15 Thoughts for Addressing Issues with Your Child’s Coach
I often hear the phrase, “My coach is against me,” or “My child’s coach shows favoritism towards other players.” Yes, favoritism does sometimes happen and yes, almost every player feels their coach is against them at some point. (These are intended for college-aged players but some points also apply to youth sports…)
Before your child makes the final decision to quit or transfer to another university, put some thought into these points:
#1- You’re not going to win every battle, it’s just not realistic to think you will always get your way with your child’s coach. If you do, your child isn’t playing for a quality coach or you are in the wrong profession!
#2- Understand that you run your house one way, and coaches have the authority to run their ‘house’ their way. Very few coaches are going to drastically change their approach so it’s often their way, or the highway when it comes to player-coach disagreements. It’s up to the Athletic Director to decide if the coach is running their program in an acceptable way. Then, it’s up to your child (and family) to decide if they want to be a part of it
#3- Coaches mindset is to do what is best for the PROGRAM and TEAM. Your job as a parent has always been to do what is best for your CHILD. Those are two different sets of priorities that are often on different timelines and paces. It takes time for athletes to develop, coaches understand it’s a process while some parents expect miracles overnight.
#4- To avoid issues, it’s best to have an open relationship with your child’s coaches—not just the head coach but assistant coaches too. Tell them to feel free to call you and keep you up-to-date on any problems your child is having. Without communication, your first sign of trouble may be too late. Many problems can be resolved if everyone communicates.
#5- Understand that coaches want to win just as much as anyone else—their job actually depends on it. Therefore, they’re going to play the best option available. Also understand most coaches would “rather be 1 week late than 1 week early” in terms of when to give an athlete playing time or a starting job. They would rather KNOW the player is ready than to THINK the player is ready if there is quality depth at that position.
#6- Many players face the same problems that affect their happiness and/or playing time. Ask your child’s coach if they know the root of the problem:
– Often issues with playing time are the result of players being less skilled, less conditioned, players with negative attitudes, tardiness, class attendance problems or issues with practice, weights or study hall
– Many issues also stem from personal problems that players may be going through: family stress, health problems, relationship issues, stress, money stress, a death in the family, etc.
#7- Threatening or insulting your child’s coach rarely works—You will never bully them into changing their mind so save your time.
#8- From a coaches’ standpoint, many playing time issues other than talent level stem from a lack of maturity. You may not see it at home, immaturity may rise to the top once players are in competitive or pressure situations.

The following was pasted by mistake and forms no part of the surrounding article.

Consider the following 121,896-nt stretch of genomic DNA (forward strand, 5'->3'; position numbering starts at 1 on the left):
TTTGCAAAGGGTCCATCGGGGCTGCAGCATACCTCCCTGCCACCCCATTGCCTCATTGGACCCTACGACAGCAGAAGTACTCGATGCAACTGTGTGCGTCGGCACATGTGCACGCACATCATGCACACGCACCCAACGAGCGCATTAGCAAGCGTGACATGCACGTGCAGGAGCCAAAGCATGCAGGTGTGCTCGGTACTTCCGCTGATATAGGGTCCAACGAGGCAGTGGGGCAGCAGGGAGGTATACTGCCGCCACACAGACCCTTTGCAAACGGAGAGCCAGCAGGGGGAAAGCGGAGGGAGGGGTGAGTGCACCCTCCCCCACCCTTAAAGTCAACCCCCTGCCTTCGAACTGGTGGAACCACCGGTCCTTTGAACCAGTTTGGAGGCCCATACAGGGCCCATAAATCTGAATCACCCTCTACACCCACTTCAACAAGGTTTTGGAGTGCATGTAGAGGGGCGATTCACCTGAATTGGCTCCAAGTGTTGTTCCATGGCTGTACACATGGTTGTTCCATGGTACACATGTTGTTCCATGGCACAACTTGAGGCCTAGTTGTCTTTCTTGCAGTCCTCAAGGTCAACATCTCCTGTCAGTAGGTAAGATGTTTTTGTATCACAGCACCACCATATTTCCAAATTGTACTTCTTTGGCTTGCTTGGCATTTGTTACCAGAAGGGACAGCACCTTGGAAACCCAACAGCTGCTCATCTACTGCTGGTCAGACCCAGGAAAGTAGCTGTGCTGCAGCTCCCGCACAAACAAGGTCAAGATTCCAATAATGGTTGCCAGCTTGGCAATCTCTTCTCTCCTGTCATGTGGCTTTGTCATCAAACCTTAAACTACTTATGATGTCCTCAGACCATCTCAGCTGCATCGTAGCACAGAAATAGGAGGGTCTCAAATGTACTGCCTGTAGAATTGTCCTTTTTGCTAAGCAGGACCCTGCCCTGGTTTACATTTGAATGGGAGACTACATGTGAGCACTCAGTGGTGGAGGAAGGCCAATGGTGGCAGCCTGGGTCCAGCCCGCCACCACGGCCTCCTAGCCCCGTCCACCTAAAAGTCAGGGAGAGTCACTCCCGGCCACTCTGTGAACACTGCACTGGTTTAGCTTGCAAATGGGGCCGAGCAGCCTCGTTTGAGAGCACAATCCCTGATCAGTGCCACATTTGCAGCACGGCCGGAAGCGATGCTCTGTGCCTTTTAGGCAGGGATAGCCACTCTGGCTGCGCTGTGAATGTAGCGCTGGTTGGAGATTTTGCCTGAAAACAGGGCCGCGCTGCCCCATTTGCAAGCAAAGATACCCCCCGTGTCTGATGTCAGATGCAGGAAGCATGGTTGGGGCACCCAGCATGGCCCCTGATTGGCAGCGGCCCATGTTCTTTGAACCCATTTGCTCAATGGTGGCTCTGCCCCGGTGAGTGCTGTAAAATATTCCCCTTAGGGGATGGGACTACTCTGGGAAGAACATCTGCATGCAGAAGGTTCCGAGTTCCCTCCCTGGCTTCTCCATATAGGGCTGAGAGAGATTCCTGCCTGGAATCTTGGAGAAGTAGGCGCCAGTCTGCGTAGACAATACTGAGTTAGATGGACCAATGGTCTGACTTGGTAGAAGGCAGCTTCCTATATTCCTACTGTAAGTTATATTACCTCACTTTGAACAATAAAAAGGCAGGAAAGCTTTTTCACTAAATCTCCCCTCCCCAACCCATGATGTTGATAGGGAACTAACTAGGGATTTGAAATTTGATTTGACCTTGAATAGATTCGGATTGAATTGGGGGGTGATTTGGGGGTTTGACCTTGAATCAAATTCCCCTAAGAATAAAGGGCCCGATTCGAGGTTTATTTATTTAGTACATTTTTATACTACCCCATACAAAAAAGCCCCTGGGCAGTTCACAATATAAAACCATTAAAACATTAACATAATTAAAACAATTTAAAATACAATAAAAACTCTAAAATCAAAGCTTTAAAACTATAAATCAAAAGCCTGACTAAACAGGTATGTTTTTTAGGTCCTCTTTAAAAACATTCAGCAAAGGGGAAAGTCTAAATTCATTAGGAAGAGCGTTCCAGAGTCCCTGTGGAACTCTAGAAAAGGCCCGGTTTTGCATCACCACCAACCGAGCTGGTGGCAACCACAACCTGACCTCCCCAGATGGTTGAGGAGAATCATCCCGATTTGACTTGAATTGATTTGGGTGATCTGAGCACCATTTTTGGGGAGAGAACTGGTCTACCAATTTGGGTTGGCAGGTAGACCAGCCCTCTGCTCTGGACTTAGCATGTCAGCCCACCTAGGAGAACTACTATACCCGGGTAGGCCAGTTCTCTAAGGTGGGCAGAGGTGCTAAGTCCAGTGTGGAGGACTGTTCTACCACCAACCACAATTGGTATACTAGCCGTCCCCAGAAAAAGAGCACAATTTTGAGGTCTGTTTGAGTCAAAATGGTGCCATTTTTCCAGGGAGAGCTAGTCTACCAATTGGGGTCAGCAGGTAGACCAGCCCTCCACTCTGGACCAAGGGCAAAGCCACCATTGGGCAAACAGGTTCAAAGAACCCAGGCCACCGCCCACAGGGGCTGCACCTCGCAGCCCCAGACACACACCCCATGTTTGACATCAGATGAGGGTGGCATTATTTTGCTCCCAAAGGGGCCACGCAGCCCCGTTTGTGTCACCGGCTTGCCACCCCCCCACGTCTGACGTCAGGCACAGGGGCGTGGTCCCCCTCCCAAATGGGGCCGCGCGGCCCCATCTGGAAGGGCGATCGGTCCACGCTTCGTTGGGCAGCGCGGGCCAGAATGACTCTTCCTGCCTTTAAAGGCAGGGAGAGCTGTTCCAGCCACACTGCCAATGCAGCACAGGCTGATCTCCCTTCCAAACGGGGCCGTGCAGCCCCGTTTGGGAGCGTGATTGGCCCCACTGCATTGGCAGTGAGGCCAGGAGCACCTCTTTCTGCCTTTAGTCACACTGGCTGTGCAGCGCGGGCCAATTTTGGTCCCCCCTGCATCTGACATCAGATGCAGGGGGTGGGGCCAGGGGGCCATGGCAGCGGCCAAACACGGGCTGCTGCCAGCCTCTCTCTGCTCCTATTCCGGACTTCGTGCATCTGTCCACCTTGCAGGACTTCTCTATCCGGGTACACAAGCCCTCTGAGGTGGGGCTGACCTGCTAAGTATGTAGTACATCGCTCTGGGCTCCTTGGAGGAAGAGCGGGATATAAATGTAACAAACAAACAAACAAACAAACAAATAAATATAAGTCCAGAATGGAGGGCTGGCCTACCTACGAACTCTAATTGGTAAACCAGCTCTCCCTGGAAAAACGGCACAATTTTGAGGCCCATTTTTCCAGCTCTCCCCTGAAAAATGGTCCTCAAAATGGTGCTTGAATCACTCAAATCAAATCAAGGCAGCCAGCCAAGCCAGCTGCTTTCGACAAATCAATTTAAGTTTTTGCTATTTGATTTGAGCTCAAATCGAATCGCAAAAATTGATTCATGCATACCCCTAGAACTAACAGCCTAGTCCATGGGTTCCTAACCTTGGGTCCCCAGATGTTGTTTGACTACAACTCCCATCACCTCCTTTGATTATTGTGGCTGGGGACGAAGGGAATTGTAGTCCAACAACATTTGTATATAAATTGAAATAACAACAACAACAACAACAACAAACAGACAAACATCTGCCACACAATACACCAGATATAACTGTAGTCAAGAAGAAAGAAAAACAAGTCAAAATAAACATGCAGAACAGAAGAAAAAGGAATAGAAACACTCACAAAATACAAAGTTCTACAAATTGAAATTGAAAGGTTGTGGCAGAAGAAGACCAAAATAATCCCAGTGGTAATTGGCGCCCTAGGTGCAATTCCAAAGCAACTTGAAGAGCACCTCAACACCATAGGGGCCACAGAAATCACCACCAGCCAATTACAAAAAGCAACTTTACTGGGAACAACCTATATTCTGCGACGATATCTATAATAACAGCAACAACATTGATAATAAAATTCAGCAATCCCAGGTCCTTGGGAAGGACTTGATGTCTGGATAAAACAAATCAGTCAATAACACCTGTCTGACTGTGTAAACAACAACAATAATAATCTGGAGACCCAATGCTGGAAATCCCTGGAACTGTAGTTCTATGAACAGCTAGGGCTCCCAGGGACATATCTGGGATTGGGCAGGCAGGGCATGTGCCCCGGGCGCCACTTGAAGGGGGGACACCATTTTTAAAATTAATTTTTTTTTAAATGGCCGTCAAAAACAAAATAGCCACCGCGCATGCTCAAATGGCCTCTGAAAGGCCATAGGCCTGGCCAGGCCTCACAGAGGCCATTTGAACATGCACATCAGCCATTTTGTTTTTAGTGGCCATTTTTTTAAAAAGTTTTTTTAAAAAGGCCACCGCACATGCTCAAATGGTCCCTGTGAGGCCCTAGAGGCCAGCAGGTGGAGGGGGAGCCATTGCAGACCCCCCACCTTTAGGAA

#9- Understand that rosters change all the time. Your child will have opportunities—they just may take more time than expected. Playing time changes from player-to-player at many positions throughout the year due to suspensions, academic issues, injuries, etc.
#10- YOUR JOB as a parent is to help your children develop patience. The younger they learn this, the better they will handle disappointments on the field and in life. Your child’s freshman year of college (or high school) is not the time to introduce them to the concepts of patience and having a strong work ethic!
#11- Negative attitudes from many players stem from sources outside of their team: parents, hometown friends, high school coaches and teammates are always asking, “Why aren’t you playing yet?” Eliminate this pressure! Do not feed your child’s negative attitude with even more negativity or pressure about playing time.
#12- Instead of always telling your child that their coach is “not fair,” tell them to “work a little harder.”
#13- Every year I have worked with a player who has transferred and within the year, a spot opened up, a spot they could have easily stepped in to. Many teams lack depth, and spots open up every day, every year. Teach your children a strong work ethic and patience.
#14- In some cases, there are equally talented and capable players at the same position. There are only so many positions on the field/court. Sometimes coaches can rotate players at that position successful to share playing time but alternating players often can disrupt team chemistry. Players need stability on the court/field, so there are times when a player may have to wait longer for their opportunity, even if they are equally as talented as the starter in front of them.
#15- Many historically great players didn’t earn starting jobs until their junior or senior year! Players aren’t failures if they aren’t starting as freshmen or sophomores. Focus on how your children can DEVELOP throughout their college career—they have four or five (or even sometimes six) years to develop into a great, contributing player. Remember—to be a part of a team with great depth is a gift and will likely get them closer to a championship and learning what it takes to win and develop strong teamwork skills.
REMEMBER – lessons learned in youth and college sports translate to your child’s adult life. They are learning more than just Xs and Os—they are learning how to deal with disappointment and adversity while developing a work ethic, competitive drive and relentless attitude that they can carry over into business and their professional and family life. Egos must be kept in check!